The Search for Decent Work
This article was originally drafted by the African Center for Economic Transformation for the newsletter “West Africa Trends” as part of the Rockefeller Foundation’s Searchlight Process. For more Searchlight content on futurechallenges.org, please click here.
Job creation is the biggest pressure on governments across the world especially as the global economy struggles to regain growth rates. While the challenge of the West has been sluggish economic growth, the challenge of Africa and the region is quite different; Africa continues to enjoy good economic growth. However, this growth has not translated into secure jobs. Unemployment continues to stay high and job creation seems to be occurring in family enterprises and the informal sector. While these jobs are welcome, they are vulnerable as informal sector firms are prone to failure and offer few benefits. More importantly these sectors show little productivity growth, when the ultimate pulley from the poverty trap is rise in productivity.
Children working in the Serra Choa, Catandica district of Mozambique, Africa. (By Ton Rulkens, from Wikimedia Commons CC BY-SA 2.0)
The emergence of global production networks is also having an important impact on decent jobs creation. This trend has destroyed some jobs but more importantly jobs have become increasingly precarious and prone to flight to new, cheaper locations. The result is that decent jobs that offer a fair income in conditions of freedom, equity, security, and human dignity are becoming harder to come by. At the same time, labor unions that have been the guarantor of fair jobs are increasingly being undermined by a number of challenges arising from these developments. Key challenge to unions in the region seems to be “casualization of labor”, a growing trend that seems to be spreading to all sectors of the economy. The continuing privatization of state-owned enterprises and mergers and acquisitions, which are becoming endemic as regional giants emerge, are further reducing union membership as jobs tend to disappear in wake of these developments. These trends are resulting in the dwindling of unions’ ranks and thus their power and resources to mobilize.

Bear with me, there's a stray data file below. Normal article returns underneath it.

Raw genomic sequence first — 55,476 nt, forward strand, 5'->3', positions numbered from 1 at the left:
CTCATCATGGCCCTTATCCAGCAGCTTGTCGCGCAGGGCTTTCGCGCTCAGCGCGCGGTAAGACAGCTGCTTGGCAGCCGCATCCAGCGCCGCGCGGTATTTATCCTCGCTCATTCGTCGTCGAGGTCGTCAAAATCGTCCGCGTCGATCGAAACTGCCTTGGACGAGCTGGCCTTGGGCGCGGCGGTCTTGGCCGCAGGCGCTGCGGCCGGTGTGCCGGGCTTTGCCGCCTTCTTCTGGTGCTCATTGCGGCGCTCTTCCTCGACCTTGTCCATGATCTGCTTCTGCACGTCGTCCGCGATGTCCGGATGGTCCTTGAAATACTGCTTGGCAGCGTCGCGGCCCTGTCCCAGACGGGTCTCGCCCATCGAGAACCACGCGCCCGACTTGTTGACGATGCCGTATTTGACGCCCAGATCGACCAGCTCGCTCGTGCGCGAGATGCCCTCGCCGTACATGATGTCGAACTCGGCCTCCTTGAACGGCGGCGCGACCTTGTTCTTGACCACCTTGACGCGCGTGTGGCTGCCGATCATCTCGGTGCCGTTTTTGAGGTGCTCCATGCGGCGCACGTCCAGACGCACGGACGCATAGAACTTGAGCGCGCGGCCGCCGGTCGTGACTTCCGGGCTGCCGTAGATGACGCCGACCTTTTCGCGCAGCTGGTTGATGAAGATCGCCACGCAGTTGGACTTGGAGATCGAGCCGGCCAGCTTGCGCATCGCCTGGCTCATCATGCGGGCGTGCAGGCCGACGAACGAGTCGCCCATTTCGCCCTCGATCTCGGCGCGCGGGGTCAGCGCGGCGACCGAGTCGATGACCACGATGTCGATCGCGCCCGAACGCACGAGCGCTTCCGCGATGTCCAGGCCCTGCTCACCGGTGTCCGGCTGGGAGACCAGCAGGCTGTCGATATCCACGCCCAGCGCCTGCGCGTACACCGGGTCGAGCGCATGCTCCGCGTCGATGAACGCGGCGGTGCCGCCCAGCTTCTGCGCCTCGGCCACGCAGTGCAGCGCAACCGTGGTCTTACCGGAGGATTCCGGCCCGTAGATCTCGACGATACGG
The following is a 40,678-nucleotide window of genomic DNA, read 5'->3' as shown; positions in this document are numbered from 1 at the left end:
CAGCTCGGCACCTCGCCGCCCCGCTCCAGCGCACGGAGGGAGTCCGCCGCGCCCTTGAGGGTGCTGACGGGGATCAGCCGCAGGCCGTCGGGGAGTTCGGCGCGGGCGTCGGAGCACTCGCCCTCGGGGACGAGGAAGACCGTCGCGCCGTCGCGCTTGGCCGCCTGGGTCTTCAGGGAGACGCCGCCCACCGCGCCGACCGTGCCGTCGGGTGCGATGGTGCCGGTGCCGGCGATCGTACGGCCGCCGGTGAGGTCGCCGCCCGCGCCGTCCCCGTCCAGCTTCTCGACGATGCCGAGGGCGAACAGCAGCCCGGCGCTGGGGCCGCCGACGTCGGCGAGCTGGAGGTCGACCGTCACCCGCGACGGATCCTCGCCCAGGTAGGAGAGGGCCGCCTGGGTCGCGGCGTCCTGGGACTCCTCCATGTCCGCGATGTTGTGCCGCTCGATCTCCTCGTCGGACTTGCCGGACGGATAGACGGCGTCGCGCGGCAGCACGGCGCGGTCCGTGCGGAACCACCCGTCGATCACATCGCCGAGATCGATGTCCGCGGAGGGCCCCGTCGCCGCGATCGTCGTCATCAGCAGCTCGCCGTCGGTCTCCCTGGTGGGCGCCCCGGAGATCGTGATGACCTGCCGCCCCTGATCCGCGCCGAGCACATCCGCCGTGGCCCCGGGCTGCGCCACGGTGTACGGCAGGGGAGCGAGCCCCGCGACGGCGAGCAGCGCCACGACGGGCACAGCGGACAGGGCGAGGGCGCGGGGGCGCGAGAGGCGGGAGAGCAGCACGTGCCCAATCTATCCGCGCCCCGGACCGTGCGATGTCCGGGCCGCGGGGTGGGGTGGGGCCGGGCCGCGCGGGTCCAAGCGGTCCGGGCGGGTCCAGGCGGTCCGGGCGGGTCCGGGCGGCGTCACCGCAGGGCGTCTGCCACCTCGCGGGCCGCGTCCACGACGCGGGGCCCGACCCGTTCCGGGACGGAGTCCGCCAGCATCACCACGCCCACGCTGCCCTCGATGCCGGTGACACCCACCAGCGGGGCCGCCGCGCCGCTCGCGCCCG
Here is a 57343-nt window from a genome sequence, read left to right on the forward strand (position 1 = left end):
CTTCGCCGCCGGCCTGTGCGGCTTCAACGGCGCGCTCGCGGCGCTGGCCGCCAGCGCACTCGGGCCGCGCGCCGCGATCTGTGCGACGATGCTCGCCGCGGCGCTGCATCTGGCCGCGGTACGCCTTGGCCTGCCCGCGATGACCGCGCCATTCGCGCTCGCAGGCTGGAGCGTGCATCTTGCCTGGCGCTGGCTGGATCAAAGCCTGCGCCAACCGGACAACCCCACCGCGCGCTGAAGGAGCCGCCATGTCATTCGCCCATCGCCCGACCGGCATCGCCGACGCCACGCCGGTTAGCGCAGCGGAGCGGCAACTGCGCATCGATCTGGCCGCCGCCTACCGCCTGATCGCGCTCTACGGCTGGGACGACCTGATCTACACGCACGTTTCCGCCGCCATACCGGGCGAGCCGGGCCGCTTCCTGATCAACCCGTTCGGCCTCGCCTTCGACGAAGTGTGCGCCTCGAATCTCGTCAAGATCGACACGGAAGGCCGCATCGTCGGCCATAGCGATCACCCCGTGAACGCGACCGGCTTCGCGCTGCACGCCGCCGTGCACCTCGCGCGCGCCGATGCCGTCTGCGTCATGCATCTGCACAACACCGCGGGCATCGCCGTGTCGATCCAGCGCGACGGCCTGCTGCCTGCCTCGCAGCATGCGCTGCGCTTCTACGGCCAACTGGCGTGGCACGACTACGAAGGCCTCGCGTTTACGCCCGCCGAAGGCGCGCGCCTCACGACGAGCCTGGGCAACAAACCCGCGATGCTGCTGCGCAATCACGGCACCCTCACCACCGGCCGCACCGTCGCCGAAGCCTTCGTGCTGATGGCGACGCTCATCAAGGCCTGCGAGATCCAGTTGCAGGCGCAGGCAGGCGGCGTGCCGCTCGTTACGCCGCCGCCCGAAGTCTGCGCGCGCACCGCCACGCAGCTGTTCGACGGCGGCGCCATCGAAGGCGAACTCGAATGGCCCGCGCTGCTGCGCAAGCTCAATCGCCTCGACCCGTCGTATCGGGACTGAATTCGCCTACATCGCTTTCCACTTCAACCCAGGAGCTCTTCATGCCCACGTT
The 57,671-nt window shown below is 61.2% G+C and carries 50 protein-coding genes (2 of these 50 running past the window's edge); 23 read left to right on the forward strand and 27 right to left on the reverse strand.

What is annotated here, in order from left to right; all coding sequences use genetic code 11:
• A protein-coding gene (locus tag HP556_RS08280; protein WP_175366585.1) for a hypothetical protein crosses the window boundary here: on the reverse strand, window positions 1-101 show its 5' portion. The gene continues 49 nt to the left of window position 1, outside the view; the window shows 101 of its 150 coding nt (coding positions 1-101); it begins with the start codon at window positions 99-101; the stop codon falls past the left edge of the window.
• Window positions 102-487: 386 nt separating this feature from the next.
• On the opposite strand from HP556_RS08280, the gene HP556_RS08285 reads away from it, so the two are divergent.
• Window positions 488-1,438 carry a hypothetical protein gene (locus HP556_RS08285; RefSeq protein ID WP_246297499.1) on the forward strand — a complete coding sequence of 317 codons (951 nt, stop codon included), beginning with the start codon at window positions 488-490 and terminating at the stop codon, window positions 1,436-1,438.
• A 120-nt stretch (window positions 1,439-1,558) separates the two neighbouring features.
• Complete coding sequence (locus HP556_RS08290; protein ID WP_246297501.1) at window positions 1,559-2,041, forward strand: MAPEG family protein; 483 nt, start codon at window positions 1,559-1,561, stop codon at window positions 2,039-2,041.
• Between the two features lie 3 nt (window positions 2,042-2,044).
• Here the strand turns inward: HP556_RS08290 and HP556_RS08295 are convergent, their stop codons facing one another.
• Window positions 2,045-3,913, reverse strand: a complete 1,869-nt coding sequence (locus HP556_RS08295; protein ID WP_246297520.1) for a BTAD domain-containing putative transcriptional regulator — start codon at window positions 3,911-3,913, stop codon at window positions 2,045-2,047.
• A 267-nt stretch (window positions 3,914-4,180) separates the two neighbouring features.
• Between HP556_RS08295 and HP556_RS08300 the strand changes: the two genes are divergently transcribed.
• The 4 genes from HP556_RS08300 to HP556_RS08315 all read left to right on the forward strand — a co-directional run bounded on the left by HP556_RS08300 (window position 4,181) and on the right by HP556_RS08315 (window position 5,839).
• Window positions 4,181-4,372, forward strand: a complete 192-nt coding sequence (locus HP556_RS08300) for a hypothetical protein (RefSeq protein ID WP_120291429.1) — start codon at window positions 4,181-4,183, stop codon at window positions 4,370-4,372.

While most governments in the region have committed to ILO’s decent jobs agenda it is not clear how committed they are. Some of the trends threatening decent jobs, like casualization of labor, can be easily stamped out through legislation. Yet there does not seem much action on the ground to do so. Governments can also more enthusiastically embrace the ILO initiative of encouraging more labor intensive infrastructure development that creates much needed jobs in rural areas and for youth.
Children gathering firewood in Kenya. (By The Advocacy Project from flickr.com CC BY-NC-SA 2.0)
However, translating economic growth into good jobs is a more challenging undertaking, which requires a deeper understanding of the relationship between drivers of economic growth and jobs creation in the region, a relationship poorly understood due to lack of good data. Little is known about how informal enterprises operate and make decisions and challenges they face while trying to formalize. Little is also known about the relationship between employment and other macro-economic variables in the region. Indeed, many have argued that the inflation targeting monetary policy adopted across the region is not conducive to creating jobs. However, while this argument is plausible, it has yet to be conclusively demonstrated. Better data collection and research on employment is needed to inform policy makers in the region.
For good jobs to emerge, a path must be charted that will allow informal businesses to formalize and grow bigger. An even bigger dividend will be derived if these businesses can ultimately become exporters. This is the path that leads to increased productivity, a pre-requisite for creating decent jobs. This will require a well thought-out and orchestrated effort at skills development, and export promotion strategies.
A more protracted challenge for the region will be stamping out child labor, for this challenge is so intertwined with the challenge of poverty that unless poverty is greatly reduced child labor will continue to be a menace. For the poor, child labor is an important contributor to household survival. For the very poor giving a child away to foster parents to contribute their labor in return for upkeep of the child and potential for future education and training opportunity seems like a reasonable strategy. For the average rural family, children working on farms is seen as the way of life.
Child labor is, however, a menace due to the damage to it does to children. But there is need for sensitivity in devising strategy to tackle it. The efforts currently being directed at eradicating child labor seem to lack these nuances and seem to be demonizing countries, industries (such as the cocoa industry) and poor families. A more collaborative effort that involves parents and key players in the various value chains is needed to raise awareness and look for shared solutions. More importantly, the poor need to be provided with other support so as not to depend on child labor for survival. This is not to say that child trafficking and other vile forms of child abuse should be tolerated whatever the circumstances. But a blanket approach to the issue should be avoided.
Tags: Africa, child labor, economic growth, ILO, job creation, labor